Seven-Ten 5 – Midnight Exchange

You always spoke of his discipline, and influence on you. I’m sure he would watch from a wonderful spot in the bosom of the Lord, seeing what you have, and will, become…

– O’bailis


It was a building that caught my fancy as soon as I saw it and although it had no furniture and it was still largely surrounded by undeveloped land (meaning bushes), I chose to pass the night there.

Just outside, six feet under red sand, the smile remained.

It was his custom right from the time we lived in Alausa till we moved to Unity Estate. He would come in to check up on me, adjust me if necessary, douse the lights and then regard me in the darkness.

It was surprising to me to discover it on the third night after moving in with him. I woke up to find him smiling down at me. Then he touched my forehead and asked if I was alright. I said I was. Was I sure? Yes sir. Any body pains? None sir. Okay.
Pele“, he said, smiling at me. He doused the lights and told me to continue my sleep. I did.
That became our ritual over the years; the midnight exchange. From it, he found expression of his love for me easier, while I gained reassurance of that love – I needed it, considering how disciplined my father was.



I woke up with a start and sat up. I couldn’t recognise where I was at first even though the lights were still on. Slowly, things began to take shape. My brother and cousin were asleep on the mats beside me. In the distance, the generator hummed noisily.

I took my shirt and cleaned my face; I was drenched in sweat.

“Did you have a nightmare?”
I was startled and turned to see who spoke.
I heaved a sigh of relief when I discovered it was only my father. He was standing by the door, straight. He had on the white singlet and blue pyjamas trouser combo we were used to seeing him in at night. Characteristically, his left hand held the door post as though he needed to support himself.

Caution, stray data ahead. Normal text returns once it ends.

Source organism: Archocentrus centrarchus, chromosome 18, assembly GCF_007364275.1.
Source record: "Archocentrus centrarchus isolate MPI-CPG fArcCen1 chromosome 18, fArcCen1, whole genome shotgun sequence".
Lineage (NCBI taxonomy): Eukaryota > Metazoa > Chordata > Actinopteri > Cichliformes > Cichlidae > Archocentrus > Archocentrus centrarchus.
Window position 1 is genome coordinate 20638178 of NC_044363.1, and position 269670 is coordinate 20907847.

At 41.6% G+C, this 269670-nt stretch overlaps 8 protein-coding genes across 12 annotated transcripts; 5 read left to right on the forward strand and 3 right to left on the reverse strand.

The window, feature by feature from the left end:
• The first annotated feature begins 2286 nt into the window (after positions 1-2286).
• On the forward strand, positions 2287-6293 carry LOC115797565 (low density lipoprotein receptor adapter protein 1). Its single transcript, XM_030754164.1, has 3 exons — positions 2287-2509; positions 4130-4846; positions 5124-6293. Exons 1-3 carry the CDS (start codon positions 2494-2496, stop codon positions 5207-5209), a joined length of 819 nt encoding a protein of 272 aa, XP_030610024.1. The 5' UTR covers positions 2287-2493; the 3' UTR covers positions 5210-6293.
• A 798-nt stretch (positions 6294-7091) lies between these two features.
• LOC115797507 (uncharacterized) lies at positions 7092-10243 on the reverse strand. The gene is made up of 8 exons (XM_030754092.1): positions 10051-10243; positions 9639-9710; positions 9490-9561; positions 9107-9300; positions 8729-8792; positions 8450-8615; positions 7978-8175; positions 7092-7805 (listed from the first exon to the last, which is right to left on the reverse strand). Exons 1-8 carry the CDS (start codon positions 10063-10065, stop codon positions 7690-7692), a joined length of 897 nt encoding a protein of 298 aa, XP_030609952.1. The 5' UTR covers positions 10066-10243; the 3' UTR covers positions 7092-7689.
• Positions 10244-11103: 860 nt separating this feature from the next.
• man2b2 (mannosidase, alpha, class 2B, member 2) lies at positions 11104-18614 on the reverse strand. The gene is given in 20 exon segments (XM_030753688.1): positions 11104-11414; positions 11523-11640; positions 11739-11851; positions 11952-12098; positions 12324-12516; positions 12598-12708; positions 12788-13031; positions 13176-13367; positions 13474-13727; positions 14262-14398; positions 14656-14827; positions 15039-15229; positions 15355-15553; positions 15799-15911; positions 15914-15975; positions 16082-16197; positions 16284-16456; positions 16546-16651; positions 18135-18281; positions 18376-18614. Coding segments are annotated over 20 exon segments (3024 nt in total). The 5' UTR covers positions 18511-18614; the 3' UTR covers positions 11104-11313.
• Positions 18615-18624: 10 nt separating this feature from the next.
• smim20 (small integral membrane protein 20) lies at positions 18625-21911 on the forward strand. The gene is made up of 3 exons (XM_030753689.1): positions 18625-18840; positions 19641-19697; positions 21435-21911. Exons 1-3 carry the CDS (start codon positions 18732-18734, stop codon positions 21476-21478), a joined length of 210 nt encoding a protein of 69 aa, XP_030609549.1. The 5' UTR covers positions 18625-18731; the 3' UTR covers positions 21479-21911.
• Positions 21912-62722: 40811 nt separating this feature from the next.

“Yes sir”, I replied.
“What was it about?”
I told him. I told him I had seen him die and that we had gone to the village to bury him and that mother cried a lot and I didn’t want her to cry even though I didn’t stop crying myself. I told him I saw him in a coffin and that he was buried outside a beautiful red cottage and that we would never see him again. I told him I thought it was all true till I saw him now. I told him I was sorry if I had done anything wrong. I told him I was sorry I didn’t spend more time with him and that I would change. I told him I would listen to his endless stories about Methodism, Igbobi College, Unilag and Guinness and how things have changed about them. I told him I would listen to stories about anything so long as he did not die. I told him not to die.
He threw his head back and laughed. It would be the first time he would laugh and I didn’t find it funny.
“Don’t worry. Everything is fine, my dear”. He smiled. “I’m not going anywhere”.
I finally smiled.
Pele“, he said, smiling at me. He doused the lights and told me to continue my sleep. I did.



“I just discovered that the generator was on through the night, but the lights were disconnected. All the lights were off in the house!”
“How is that possible?” I was still rolling on the mat trying to ward off my cousin’s wahala and get my brother to leave me alone to sleep.
“The house is not wired yet! Everything is currently connected directly to the generator”
“So how do you know the lights were disconnected?”
“There are no switches yet in the house. If the lights go off, its either the generator is off or the wire has been disconnected. And the lights were off since 2am or thereabouts. I’m not sure. I just connected the wire now”
I was confused. If there were no switches in the house, then how did he douse the lights? Before I could ask my brother how father turned off the lights, he flew up from the mat with his phone.
“Get up! Let’s go”. He started looking for his shirt in his box.
“Where are we going to? It is still early”, I grumbled.
“We need to find a carpenter to adjust the roof so rain water isn’t directed to the grave”.
I jumped up instantly.
“Grave? What grave?”.
My brother sighed heavily.


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